Year of Publication

2013

Degree Name

Doctor of Philosophy (PhD)

Document Type

Doctoral Dissertation

College

Pharmacy

Department

Pharmaceutical Sciences

First Advisor

Dr. Mark Leggas

Second Advisor

Dr. Val Adams

Abstract

AR-67 is a lipophilic third generation camptothecin analogue, currently under early stage clinical trials. It acts by targeting Topoisomerase 1 (Top1), a nuclear enzyme essential for DNA replication and transcription and is present in two forms, the pharmacologically active lipophilic lactone and the charged carboxylate. In oncology patients participating in a phase I clinical trial, AR-67 lactone was the predominant species in plasma. Similarly to other camptothecins, the identified dose-limiting toxicities for AR-67 were neutropenia, thrombocytopenia and fatigue. In addition, in vitro metabolism studies indicated AR-67 lactone as a substrate for CYP3A4/5 as well as the UGT1A7 and UGT1A8 enzymes localizing in the liver and the gut.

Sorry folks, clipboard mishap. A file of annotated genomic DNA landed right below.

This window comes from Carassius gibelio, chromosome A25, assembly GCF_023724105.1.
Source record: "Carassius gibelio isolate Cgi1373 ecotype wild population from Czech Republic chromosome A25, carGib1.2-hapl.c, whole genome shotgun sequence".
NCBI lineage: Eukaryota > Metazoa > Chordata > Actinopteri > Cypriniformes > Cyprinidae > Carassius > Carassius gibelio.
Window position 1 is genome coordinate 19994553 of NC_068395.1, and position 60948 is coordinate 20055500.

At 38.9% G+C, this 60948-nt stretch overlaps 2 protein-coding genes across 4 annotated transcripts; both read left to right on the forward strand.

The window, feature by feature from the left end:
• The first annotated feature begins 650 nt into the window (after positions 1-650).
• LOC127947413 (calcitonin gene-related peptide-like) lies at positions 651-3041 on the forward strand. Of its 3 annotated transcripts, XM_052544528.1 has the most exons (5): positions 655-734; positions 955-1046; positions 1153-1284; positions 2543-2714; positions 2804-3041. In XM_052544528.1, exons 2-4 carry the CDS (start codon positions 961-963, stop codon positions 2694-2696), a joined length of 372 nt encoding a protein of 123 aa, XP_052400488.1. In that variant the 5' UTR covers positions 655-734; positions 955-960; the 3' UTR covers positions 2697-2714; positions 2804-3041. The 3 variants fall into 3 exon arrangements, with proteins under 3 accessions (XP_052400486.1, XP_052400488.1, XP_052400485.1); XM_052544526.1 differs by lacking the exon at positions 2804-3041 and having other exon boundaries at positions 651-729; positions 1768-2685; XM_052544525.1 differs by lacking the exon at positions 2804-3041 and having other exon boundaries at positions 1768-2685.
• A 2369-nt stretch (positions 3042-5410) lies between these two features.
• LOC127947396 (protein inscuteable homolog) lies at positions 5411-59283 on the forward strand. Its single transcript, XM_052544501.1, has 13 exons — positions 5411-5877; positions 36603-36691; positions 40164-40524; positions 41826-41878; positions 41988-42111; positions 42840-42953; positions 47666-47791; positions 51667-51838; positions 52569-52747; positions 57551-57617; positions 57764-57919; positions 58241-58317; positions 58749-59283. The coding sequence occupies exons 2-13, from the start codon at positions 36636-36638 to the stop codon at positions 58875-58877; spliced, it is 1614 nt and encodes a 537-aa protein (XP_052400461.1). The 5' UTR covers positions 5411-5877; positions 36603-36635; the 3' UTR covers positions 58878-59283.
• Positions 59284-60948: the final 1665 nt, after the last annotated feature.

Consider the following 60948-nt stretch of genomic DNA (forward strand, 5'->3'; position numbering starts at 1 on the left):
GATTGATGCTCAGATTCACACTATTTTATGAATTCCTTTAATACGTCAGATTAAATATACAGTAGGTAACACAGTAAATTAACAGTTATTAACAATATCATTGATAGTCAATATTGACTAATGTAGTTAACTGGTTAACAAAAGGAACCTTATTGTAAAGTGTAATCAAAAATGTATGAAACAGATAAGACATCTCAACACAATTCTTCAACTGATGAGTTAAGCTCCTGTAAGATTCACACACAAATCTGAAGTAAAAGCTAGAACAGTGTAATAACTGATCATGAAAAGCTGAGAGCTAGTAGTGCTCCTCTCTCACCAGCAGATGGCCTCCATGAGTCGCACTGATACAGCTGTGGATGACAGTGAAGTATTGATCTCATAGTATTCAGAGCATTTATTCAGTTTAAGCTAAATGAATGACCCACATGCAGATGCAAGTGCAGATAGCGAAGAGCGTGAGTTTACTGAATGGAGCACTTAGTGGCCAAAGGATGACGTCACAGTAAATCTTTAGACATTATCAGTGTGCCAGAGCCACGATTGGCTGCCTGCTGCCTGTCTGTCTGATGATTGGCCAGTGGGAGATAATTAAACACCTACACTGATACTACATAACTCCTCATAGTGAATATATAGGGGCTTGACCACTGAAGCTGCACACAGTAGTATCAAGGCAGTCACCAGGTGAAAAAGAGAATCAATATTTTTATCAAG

Numerous studies have demonstrated the over-expression of transporters in certain tumor types. Here, the effect of interactions between AR-67 and efflux or uptake transporters on the antitumor efficacy of AR-67 in vitro was studied. We showed that BCRP and MDR1 overexpression confers resistance to AR-67.

Moreover, we demonstrated the therapeutic superiority of protracted dosing over more intense dosing regimens of AR-67 using xenografts models. Our studies indicated the schedule-dependent expression of Top1 and the preferential partitioning of AR-67 in the tumor tissue. We reason that these are factors that need to be taken into consideration when designing dosing schedules aiming to maximize efficacy.

As most cytotoxic drugs, AR-67 has a narrow therapeutic window. Thus, it is essential to identify the variables influencing exposure to this camptothecin analogue. A thorough compartmental pharmacokinetic analysis was performed on the patient data obtained in a phase 1 clinical trial on AR-67. Moreover, sources of intersubject variability associated with obtaining pharmacokinetic parameter estimates were identified and a population covariate pharmacokinetic model was developed.

In conclusion, the drug development of AR-67 is a work in process. Findings presented above provide an insight on the factors contributing to its efficacy and toxicity when given to cancer patients.

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